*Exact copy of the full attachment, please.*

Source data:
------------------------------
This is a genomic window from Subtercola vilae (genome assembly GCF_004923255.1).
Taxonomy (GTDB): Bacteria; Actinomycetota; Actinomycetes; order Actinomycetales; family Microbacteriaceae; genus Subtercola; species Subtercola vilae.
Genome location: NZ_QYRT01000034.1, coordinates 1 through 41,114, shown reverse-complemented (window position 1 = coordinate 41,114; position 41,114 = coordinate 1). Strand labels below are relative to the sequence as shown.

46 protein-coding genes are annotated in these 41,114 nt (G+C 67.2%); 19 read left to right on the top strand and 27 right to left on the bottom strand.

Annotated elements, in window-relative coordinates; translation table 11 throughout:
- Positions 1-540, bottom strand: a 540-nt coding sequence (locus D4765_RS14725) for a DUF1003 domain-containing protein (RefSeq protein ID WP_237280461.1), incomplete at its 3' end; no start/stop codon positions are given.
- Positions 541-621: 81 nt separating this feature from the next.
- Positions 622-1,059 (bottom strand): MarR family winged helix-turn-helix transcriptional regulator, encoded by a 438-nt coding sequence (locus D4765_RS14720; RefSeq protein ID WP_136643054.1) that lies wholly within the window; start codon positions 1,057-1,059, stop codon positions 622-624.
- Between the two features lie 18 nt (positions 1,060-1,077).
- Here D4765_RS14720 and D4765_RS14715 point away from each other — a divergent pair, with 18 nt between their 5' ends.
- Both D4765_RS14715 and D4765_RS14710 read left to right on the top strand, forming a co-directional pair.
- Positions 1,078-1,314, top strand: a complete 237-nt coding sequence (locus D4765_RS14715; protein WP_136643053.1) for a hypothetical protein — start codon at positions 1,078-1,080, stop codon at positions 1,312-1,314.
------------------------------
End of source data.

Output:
This is a genomic window from Subtercola vilae (genome assembly GCF_004923255.1).
Taxonomy (GTDB): Bacteria; Actinomycetota; Actinomycetes; order Actinomycetales; family Microbacteriaceae; genus Subtercola; species Subtercola vilae.
Genome location: NZ_QYRT01000034.1, coordinates 1 through 41,114, shown reverse-complemented (window position 1 = coordinate 41,114; position 41,114 = coordinate 1). Strand labels below are relative to the sequence as shown.

46 protein-coding genes are annotated in these 41,114 nt (G+C 67.2%); 19 read left to right on the top strand and 27 right to left on the bottom strand.

Annotated elements, in window-relative coordinates; translation table 11 throughout:
- Positions 1-540, bottom strand: a 540-nt coding sequence (locus D4765_RS14725) for a DUF1003 domain-containing protein (RefSeq protein ID WP_237280461.1), incomplete at its 3' end; no start/stop codon positions are given.
- Positions 541-621: 81 nt separating this feature from the next.
- Positions 622-1,059 (bottom strand): MarR family winged helix-turn-helix transcriptional regulator, encoded by a 438-nt coding sequence (locus D4765_RS14720; RefSeq protein ID WP_136643054.1) that lies wholly within the window; start codon positions 1,057-1,059, stop codon positions 622-624.
- Between the two features lie 18 nt (positions 1,060-1,077).
- Here D4765_RS14720 and D4765_RS14715 point away from each other — a divergent pair, with 18 nt between their 5' ends.
- Both D4765_RS14715 and D4765_RS14710 read left to right on the top strand, forming a co-directional pair.
- Positions 1,078-1,314, top strand: a complete 237-nt coding sequence (locus D4765_RS14715; protein WP_136643053.1) for a hypothetical protein — start codon at positions 1,078-1,080, stop codon at positions 1,312-1,314.